By Barbara Day, M.S., R.D., C.N.
Americans may find food shopping more challenging when trying to stay on track with their budget, while feeding their family a balance of nutrients each day. According to the USDA Economic Price Outlook for 2013, food prices will rise across the board 3-4% during 2013.
Here’s some suggestions that can help you get more bang for your buck:
- Plan your menus and make a list
Plan your weekly menus and make a grocery list. Check out your pantry before going to the grocery. Stick to the list and don’t pick up any foods not on the list.
- Use coupons and reward cards
You don’t need to rely on the local newspaper for coupons. Go to websites like www.coupons.com, www.shopathome.com, www.couponmom.com, www.grocerysmarts.com, or even local grocery store chains like Kroger’s (www.kroger.com) and print out coupons. You can also take advantage of rewards cards to get better prices.
- Purchase store brands
Research suggests store brands are 15% to 20% lower than brand named products. Many times the store brands have the same quality and taste the same as the name brand who spends millions on advertising and charges the higher price to pay for the ads.
- Buy food on sale and in bulk
If you have the room for storage, in most cases, the larger the quantity the less it costs. But make sure you use it before it spoils.
- Read and compare food labels
Compare ingredients and nutrients using the % Daily Value so you can purchase more nutrient-dense foods.
- Compare unit prices not just the price on the container
Make sure to compare the unit price not just the size of the container. Quick cook, pre-prepared items, and 100-calorie packets cost more. You can make your own 100-calorie packets and save some money doing it. Calculate cost per serving not cost per pound when buying meat, poultry, fish, eggs and beans. Typically, eggs, chicken, turkey, beans, peas and nuts are the least expensive sources of protein.
- Shop the perimeter of the store first
Foods on the outer perimeter of the grocery, fresh produce, meats, dairy products and breads are going to cost more per unit than canned foods. The exception to that rule is cereal. Cereal is typically very expensive.
- Buy produce in season and locally
Seasonal fruits and vegetables cost less. In most cases, farmer’s market foods are less expensive. Canned or frozen fruits and vegetables may be more economical than fresh if you are counting pennies.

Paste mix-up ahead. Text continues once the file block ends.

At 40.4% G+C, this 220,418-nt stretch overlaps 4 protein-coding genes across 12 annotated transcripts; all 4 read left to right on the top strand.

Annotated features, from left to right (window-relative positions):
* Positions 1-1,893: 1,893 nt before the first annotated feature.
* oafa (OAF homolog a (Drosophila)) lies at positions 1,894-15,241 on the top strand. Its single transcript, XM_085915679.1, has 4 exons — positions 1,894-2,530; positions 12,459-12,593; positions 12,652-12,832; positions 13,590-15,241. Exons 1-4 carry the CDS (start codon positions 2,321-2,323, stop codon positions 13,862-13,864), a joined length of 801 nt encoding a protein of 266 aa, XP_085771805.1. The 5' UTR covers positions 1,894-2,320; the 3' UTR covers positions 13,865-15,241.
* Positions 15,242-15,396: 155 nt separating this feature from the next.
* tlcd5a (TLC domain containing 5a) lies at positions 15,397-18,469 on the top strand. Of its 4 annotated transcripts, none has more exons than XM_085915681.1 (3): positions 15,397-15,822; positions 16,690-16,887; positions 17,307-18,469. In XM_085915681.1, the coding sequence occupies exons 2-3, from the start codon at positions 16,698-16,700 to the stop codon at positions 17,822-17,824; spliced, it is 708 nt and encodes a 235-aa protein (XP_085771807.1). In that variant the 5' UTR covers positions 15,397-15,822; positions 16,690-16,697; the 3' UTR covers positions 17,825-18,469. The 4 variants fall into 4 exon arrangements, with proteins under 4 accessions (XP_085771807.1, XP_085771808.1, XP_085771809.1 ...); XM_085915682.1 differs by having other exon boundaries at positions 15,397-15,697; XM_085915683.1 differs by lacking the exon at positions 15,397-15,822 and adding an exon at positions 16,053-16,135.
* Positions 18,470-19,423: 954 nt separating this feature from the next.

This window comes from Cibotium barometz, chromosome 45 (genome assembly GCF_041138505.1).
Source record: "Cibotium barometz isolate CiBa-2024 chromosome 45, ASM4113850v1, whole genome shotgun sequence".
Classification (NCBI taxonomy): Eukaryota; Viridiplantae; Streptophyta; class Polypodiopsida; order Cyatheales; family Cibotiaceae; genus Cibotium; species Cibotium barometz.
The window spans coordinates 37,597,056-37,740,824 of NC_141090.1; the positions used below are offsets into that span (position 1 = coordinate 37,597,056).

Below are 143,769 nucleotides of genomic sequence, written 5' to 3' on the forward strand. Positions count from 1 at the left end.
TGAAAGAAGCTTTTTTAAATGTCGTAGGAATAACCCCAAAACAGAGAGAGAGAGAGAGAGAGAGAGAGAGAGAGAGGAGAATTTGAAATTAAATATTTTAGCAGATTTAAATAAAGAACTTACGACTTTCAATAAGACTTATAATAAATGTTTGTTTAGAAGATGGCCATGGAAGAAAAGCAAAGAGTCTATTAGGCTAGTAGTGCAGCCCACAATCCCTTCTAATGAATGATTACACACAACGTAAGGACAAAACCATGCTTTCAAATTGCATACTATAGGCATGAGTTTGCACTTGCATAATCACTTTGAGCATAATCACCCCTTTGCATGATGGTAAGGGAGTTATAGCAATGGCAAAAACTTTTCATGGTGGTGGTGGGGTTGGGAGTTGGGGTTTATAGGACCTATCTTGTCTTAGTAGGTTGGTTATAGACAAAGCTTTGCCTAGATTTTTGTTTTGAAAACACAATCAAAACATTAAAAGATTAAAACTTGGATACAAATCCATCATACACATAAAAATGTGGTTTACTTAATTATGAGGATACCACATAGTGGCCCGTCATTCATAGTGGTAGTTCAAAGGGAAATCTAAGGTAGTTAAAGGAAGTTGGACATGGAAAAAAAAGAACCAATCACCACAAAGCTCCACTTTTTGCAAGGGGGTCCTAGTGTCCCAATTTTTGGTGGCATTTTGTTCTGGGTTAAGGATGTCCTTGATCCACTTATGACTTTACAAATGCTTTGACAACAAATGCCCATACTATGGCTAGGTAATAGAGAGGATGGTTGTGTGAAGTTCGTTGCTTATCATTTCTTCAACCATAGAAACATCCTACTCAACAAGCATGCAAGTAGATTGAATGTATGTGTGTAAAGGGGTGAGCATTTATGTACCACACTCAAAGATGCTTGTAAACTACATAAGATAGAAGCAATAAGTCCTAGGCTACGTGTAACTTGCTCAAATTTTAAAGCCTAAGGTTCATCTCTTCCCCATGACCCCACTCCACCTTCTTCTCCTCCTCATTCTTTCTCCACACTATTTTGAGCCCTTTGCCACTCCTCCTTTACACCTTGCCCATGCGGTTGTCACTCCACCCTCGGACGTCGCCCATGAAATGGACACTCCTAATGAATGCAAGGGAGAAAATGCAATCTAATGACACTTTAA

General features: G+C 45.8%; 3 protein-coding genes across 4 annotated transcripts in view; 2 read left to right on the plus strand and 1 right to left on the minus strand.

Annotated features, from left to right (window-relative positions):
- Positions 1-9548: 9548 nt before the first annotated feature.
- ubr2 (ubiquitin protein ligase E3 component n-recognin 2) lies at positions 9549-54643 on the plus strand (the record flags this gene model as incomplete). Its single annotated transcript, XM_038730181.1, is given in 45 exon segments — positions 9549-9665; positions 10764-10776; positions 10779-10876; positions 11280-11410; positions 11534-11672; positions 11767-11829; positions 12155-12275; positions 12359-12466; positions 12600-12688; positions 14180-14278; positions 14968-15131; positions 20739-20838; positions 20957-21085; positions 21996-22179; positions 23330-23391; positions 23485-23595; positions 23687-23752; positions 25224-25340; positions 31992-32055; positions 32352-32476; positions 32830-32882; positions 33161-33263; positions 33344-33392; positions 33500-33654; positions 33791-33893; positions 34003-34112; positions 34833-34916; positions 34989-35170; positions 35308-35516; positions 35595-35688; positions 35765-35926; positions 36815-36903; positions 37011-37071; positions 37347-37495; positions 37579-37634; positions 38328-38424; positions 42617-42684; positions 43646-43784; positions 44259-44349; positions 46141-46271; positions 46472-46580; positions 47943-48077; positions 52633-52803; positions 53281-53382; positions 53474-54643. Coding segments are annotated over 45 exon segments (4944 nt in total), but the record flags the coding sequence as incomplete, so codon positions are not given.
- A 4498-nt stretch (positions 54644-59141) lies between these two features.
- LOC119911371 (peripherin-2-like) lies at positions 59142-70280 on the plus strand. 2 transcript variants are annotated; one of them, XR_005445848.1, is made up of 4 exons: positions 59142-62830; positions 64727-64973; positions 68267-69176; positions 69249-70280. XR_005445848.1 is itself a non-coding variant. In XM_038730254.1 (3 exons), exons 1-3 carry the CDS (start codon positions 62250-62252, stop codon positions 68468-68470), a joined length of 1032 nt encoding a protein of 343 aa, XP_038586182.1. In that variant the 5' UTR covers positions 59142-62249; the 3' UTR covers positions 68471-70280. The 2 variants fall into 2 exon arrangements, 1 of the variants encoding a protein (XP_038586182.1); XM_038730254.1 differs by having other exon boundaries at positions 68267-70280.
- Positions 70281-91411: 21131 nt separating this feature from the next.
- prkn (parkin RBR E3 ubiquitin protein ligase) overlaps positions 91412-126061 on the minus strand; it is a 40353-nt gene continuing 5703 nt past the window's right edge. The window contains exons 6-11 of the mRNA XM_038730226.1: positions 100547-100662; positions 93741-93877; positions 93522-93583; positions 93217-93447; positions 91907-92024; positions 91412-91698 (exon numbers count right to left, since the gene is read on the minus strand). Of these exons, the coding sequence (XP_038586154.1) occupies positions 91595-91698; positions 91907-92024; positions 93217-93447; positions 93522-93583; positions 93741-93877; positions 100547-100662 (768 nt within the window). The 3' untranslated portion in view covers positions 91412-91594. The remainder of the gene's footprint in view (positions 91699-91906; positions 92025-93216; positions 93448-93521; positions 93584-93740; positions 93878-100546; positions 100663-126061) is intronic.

- Prevent food waste
Check out the “sell by” and “best used by” to make good purchases. You can use Debbie Meyer Green Bags™ to help keep your fresh fruits and vegetables fresh longer. These bags are reusable.
- Check out your check out
Make sure you get the advertised price when checking out, especially on sale items or items that you have a coupon for.
Image from: www.texaschildrensblog.org
Barbara Day, M.S., R.D., C.N., is a registered dietitian with a Master’s Degree in clinical nutrition. The former publisher of Kentuckiana HealthFitness Magazine, Kentuckiana Healthy Woman magazine and radio show host of Health News You Can Use, Barbara has over 30 years of experience in promoting healthy lifestyles to consumers. Barbara worked as Nutrition Consultant to the Navy SEALs (8 years) and the University of Louisville Athletic Department (10 years). Barbara has private practice, DayByDay Nutrition, www.DayByDayNutrition.com, where she counsels clients on weight loss, cholesterol management, performance nutrition and an array of other medical issues. Visit Barbara’s new website which is an on-line health & wellness magazine, www.KentuckianaHealthWellness.com. Barbara writes nutrition and health columns for www.LiveStrong.com as well as a weekly nutrition column for the Southeast Outlook. She also designs and presents employee wellness programs to small and large businesses. Barbara is a runner, cyclist, hiker and a mother and grandmother to 12 grandchildren.